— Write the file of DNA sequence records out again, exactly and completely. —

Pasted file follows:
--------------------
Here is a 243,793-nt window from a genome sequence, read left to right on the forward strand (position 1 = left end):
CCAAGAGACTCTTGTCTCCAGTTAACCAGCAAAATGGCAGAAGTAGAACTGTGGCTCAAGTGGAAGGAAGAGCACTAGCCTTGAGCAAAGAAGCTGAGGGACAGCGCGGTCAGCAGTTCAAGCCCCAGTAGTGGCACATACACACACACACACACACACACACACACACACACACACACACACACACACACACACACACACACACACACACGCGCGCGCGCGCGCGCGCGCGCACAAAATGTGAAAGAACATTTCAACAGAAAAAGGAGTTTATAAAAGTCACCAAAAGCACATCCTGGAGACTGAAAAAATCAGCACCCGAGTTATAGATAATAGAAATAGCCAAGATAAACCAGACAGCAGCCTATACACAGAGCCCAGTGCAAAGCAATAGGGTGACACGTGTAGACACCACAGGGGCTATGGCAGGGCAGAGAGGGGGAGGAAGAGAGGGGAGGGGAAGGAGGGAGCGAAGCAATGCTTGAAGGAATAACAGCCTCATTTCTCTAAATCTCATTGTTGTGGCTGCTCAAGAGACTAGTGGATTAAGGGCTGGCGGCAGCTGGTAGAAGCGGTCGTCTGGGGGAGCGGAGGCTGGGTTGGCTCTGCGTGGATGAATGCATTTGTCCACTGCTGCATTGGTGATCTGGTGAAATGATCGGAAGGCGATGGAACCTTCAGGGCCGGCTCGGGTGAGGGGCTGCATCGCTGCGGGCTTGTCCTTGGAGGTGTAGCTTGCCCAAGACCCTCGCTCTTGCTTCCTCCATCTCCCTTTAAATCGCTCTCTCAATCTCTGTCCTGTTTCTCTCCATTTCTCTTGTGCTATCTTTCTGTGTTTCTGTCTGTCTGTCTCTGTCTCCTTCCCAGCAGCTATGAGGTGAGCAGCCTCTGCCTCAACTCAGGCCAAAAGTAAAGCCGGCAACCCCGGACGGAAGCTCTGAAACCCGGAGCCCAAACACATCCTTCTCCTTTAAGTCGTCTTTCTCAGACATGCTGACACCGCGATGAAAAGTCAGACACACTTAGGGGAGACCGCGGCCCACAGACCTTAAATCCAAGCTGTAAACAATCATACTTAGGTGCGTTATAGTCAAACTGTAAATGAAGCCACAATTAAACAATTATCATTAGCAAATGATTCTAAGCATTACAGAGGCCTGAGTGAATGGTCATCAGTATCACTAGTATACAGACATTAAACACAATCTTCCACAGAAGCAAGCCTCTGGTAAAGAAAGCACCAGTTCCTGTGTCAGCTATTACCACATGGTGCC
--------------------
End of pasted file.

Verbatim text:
Here is a 243,793-nt window from a genome sequence, read left to right on the forward strand (position 1 = left end):
CCAAGAGACTCTTGTCTCCAGTTAACCAGCAAAATGGCAGAAGTAGAACTGTGGCTCAAGTGGAAGGAAGAGCACTAGCCTTGAGCAAAGAAGCTGAGGGACAGCGCGGTCAGCAGTTCAAGCCCCAGTAGTGGCACATACACACACACACACACACACACACACACACACACACACACACACACACACACACACACACACACACACACACGCGCGCGCGCGCGCGCGCGCGCACAAAATGTGAAAGAACATTTCAACAGAAAAAGGAGTTTATAAAAGTCACCAAAAGCACATCCTGGAGACTGAAAAAATCAGCACCCGAGTTATAGATAATAGAAATAGCCAAGATAAACCAGACAGCAGCCTATACACAGAGCCCAGTGCAAAGCAATAGGGTGACACGTGTAGACACCACAGGGGCTATGGCAGGGCAGAGAGGGGGAGGAAGAGAGGGGAGGGGAAGGAGGGAGCGAAGCAATGCTTGAAGGAATAACAGCCTCATTTCTCTAAATCTCATTGTTGTGGCTGCTCAAGAGACTAGTGGATTAAGGGCTGGCGGCAGCTGGTAGAAGCGGTCGTCTGGGGGAGCGGAGGCTGGGTTGGCTCTGCGTGGATGAATGCATTTGTCCACTGCTGCATTGGTGATCTGGTGAAATGATCGGAAGGCGATGGAACCTTCAGGGCCGGCTCGGGTGAGGGGCTGCATCGCTGCGGGCTTGTCCTTGGAGGTGTAGCTTGCCCAAGACCCTCGCTCTTGCTTCCTCCATCTCCCTTTAAATCGCTCTCTCAATCTCTGTCCTGTTTCTCTCCATTTCTCTTGTGCTATCTTTCTGTGTTTCTGTCTGTCTGTCTCTGTCTCCTTCCCAGCAGCTATGAGGTGAGCAGCCTCTGCCTCAACTCAGGCCAAAAGTAAAGCCGGCAACCCCGGACGGAAGCTCTGAAACCCGGAGCCCAAACACATCCTTCTCCTTTAAGTCGTCTTTCTCAGACATGCTGACACCGCGATGAAAAGTCAGACACACTTAGGGGAGACCGCGGCCCACAGACCTTAAATCCAAGCTGTAAACAATCATACTTAGGTGCGTTATAGTCAAACTGTAAATGAAGCCACAATTAAACAATTATCATTAGCAAATGATTCTAAGCATTACAGAGGCCTGAGTGAATGGTCATCAGTATCACTAGTATACAGACATTAAACACAATCTTCCACAGAAGCAAGCCTCTGGTAAAGAAAGCACCAGTTCCTGTGTCAGCTATTACCACATGGTGCC